Global comparable sales at McDonald’s, meanwhile, declined 23.9%, and system sales decreased 24%. Comparable sales in the U.S., though, were relatively better, down 8.7%.

There was also a sequential improvement on a monthly basis in the U.S. during the quarter, with a same-store sales decrease of 19.2% in April, a decline of 5.1% in May and June down only 2.3%.

“Our strong drive-thru presence and the investments we’ve made in delivery and digital over the past few years have served us well through these uncertain times,” said Chris Kempczinski, McDonald’s CEO, in a statement.

Domino’s

The pizza chain continues to be one of the biggest gainers during the pandemic. For the second quarter ended June 14, revenue at Domino’s grew in the neighborhood of 13.5% year over year to $920 million, while net income increased 12.9% to nearly $120 million.

Same-store sales grew an impressive 16.1% in the U.S. Internationally, same-store sales grew 1.3%, the pizza chain said.

Chipotle

The fast-casual chain said revenue for the second quarter ended June 30 decreased 4.8% from the same period a year prior to about $1.36 billion, while net income fell more than 90% to about $8 million.

Comparable sales at Chipotle also were down by 9.8% for the period.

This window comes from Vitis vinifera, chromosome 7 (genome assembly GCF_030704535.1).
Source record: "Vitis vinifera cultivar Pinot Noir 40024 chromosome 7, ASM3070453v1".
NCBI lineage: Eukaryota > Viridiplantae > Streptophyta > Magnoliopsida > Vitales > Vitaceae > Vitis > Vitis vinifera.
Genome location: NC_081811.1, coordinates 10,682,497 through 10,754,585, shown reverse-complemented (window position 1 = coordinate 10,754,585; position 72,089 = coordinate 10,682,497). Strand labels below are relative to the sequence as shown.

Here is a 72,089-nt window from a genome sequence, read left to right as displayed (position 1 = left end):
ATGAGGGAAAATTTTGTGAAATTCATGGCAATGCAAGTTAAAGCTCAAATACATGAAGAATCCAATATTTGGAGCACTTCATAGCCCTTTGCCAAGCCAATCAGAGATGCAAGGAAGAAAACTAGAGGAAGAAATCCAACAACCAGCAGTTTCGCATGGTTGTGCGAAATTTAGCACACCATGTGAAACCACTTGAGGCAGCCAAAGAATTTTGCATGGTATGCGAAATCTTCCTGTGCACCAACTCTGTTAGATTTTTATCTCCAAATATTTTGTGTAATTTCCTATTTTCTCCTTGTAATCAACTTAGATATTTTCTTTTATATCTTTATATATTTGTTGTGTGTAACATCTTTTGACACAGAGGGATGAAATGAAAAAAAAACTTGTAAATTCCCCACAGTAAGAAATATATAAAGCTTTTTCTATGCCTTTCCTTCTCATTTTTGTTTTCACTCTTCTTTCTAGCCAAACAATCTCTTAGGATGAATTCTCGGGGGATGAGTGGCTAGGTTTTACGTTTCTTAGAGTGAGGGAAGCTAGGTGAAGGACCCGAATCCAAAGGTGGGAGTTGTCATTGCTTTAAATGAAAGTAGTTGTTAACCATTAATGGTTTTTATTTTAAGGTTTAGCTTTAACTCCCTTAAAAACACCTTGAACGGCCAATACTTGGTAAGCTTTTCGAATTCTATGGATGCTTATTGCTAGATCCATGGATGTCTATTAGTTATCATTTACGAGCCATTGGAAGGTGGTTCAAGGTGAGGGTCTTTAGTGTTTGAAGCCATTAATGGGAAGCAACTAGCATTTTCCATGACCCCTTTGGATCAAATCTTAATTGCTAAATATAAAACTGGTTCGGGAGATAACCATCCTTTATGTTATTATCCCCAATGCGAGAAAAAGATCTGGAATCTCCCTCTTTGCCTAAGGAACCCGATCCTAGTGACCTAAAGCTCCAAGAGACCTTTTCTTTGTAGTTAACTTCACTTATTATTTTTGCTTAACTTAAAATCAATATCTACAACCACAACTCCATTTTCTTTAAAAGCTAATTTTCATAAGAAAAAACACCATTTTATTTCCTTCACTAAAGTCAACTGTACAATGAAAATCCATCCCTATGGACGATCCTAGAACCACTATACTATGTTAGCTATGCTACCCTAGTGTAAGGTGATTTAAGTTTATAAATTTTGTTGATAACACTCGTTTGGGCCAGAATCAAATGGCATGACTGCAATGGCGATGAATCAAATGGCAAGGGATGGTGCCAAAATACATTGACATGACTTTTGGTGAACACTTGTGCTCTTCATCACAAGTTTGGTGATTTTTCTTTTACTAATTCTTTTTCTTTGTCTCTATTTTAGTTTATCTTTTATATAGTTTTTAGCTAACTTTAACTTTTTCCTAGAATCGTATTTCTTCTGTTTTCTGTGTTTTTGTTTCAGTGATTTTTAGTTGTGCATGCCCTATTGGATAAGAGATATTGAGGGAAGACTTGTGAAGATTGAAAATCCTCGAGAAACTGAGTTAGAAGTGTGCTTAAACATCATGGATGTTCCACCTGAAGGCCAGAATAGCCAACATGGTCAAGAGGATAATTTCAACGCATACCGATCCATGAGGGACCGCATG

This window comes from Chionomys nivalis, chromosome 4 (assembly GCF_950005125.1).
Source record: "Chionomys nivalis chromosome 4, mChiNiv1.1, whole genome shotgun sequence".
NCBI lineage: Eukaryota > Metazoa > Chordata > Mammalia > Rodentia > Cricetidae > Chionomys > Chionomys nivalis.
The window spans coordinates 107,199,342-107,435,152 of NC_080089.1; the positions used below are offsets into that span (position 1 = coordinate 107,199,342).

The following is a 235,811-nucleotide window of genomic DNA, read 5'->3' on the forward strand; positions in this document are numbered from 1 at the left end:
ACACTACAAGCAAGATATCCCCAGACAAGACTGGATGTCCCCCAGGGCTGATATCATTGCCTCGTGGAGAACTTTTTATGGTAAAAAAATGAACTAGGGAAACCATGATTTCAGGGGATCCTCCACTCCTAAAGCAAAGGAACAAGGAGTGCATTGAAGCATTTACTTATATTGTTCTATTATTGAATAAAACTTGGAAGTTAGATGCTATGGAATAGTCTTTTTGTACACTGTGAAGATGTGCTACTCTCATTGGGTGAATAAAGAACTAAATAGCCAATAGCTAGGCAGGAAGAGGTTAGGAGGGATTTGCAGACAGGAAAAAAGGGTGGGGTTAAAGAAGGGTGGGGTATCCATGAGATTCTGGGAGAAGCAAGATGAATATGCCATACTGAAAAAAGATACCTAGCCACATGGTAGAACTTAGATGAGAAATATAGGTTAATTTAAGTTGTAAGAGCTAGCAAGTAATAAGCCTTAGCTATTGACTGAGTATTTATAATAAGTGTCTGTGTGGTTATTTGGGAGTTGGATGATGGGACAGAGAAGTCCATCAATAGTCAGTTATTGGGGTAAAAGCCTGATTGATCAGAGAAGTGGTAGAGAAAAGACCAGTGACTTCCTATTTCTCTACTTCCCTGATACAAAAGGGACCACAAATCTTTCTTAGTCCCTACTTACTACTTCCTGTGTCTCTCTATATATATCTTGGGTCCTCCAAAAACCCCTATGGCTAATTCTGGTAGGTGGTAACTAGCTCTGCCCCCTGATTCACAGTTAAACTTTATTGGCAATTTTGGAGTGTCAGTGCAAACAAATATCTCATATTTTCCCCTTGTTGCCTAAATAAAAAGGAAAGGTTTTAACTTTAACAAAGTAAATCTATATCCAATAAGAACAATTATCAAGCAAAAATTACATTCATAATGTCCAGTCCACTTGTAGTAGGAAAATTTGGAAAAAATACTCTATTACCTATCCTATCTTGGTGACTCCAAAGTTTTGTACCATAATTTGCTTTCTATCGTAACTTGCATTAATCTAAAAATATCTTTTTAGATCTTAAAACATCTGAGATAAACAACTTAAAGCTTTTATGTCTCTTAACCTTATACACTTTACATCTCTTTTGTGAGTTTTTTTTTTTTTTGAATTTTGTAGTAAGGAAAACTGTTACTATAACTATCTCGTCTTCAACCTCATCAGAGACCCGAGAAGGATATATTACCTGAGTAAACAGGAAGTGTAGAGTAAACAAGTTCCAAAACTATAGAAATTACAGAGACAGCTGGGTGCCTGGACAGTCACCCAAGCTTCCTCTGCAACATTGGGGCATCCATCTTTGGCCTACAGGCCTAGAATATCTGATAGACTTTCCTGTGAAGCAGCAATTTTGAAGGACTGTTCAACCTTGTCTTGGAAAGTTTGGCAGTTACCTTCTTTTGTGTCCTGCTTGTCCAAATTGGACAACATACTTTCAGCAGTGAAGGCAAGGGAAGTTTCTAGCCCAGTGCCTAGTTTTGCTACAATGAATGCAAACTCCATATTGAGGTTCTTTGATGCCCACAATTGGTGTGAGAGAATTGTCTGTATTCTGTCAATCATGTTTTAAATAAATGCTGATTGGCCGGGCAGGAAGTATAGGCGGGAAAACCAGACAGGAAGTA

Like McDonald’s and Yum, same-store sales improved sequentially, however, declining 24.4% in April, down 7% in May and up 2% in June.

Digital sales were a highlight for the company. They grew more than 216% during the quarter to almost $830 million and accounted for nearly 61% of the chain’s revenue.

Comparable sales continue to improve. They were up 6.4% as of July 22 for the month.

“We’ll continue to invest in elevating the digital experience, including opening more Chipotlanes, while innovating with new culinary offerings such as cauliflower rice, organic beverages and quesadillas,” said Brian Niccol, Chipotle’s CEO, in a statement.

Dunkin’ Brands

Dunkin’ said revenue fell in the second quarter ended June 27 by 20% to nearly $290 million, and net income fell close to 39% year over year to nearly $37 million.

System sales globally were also down nearly 21% to $2.49 billion.

The company reported that same-store sales for Dunkin’ declined by 18.7% in the U.S., while Baskin-Robbins U.S. saw its comparable sales fall 6%. The chain pointed out, however, that the numbers are improving with each passing month.

Starbucks

The coffee giant, which reported numbers for its fiscal third quarter ended June 28, said revenue decreased 38% from the prior year to $4.2 billion, while it experienced a net loss of nearly $680 million compared with net income of about $1.37 billion, year over year. 

Global and U.S. comparable sales were similar (both down about 40%), Starbucks noted.

Same-store sales in China, which is a bit of a harbinger for the company, were down 19%, however, after falling by 50% in the previous quarter.

In addition, Starbucks provided guidance for the fourth quarter and fiscal year, including a comparable sales decline of 12%-17% both globally and for the U.S.

“We are pleased to share that the vast majority of Starbucks stores around the world have reopened and our global business is steadily recovering,” said Kevin Johnson, the company’s CEO, in a statement.


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@RichCollings richard.collings@adweek.com Richard Collings is a retail reporter at Adweek.